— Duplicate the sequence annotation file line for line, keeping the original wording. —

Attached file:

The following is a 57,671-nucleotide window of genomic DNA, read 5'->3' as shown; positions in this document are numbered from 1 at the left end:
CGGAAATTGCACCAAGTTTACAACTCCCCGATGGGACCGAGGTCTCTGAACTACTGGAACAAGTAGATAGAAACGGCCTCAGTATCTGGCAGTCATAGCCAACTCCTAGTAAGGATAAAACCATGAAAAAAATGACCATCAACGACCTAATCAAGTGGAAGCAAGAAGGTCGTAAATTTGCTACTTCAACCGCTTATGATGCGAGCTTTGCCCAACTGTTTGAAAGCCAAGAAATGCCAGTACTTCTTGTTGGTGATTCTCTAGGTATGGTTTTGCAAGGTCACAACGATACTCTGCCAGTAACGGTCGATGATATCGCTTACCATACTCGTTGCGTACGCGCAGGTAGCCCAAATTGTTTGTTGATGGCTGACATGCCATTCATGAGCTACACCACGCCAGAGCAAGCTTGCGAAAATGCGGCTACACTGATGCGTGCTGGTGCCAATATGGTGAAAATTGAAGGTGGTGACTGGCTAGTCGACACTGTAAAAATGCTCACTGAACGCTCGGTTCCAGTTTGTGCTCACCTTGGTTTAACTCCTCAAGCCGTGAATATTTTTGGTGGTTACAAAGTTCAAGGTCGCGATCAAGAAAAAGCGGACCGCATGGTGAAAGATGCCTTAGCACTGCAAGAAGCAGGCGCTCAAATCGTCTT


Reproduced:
The following is a 57,671-nucleotide window of genomic DNA, read 5'->3' as shown; positions in this document are numbered from 1 at the left end:
CGGAAATTGCACCAAGTTTACAACTCCCCGATGGGACCGAGGTCTCTGAACTACTGGAACAAGTAGATAGAAACGGCCTCAGTATCTGGCAGTCATAGCCAACTCCTAGTAAGGATAAAACCATGAAAAAAATGACCATCAACGACCTAATCAAGTGGAAGCAAGAAGGTCGTAAATTTGCTACTTCAACCGCTTATGATGCGAGCTTTGCCCAACTGTTTGAAAGCCAAGAAATGCCAGTACTTCTTGTTGGTGATTCTCTAGGTATGGTTTTGCAAGGTCACAACGATACTCTGCCAGTAACGGTCGATGATATCGCTTACCATACTCGTTGCGTACGCGCAGGTAGCCCAAATTGTTTGTTGATGGCTGACATGCCATTCATGAGCTACACCACGCCAGAGCAAGCTTGCGAAAATGCGGCTACACTGATGCGTGCTGGTGCCAATATGGTGAAAATTGAAGGTGGTGACTGGCTAGTCGACACTGTAAAAATGCTCACTGAACGCTCGGTTCCAGTTTGTGCTCACCTTGGTTTAACTCCTCAAGCCGTGAATATTTTTGGTGGTTACAAAGTTCAAGGTCGCGATCAAGAAAAAGCGGACCGCATGGTGAAAGATGCCTTAGCACTGCAAGAAGCAGGCGCTCAAATCGTCTT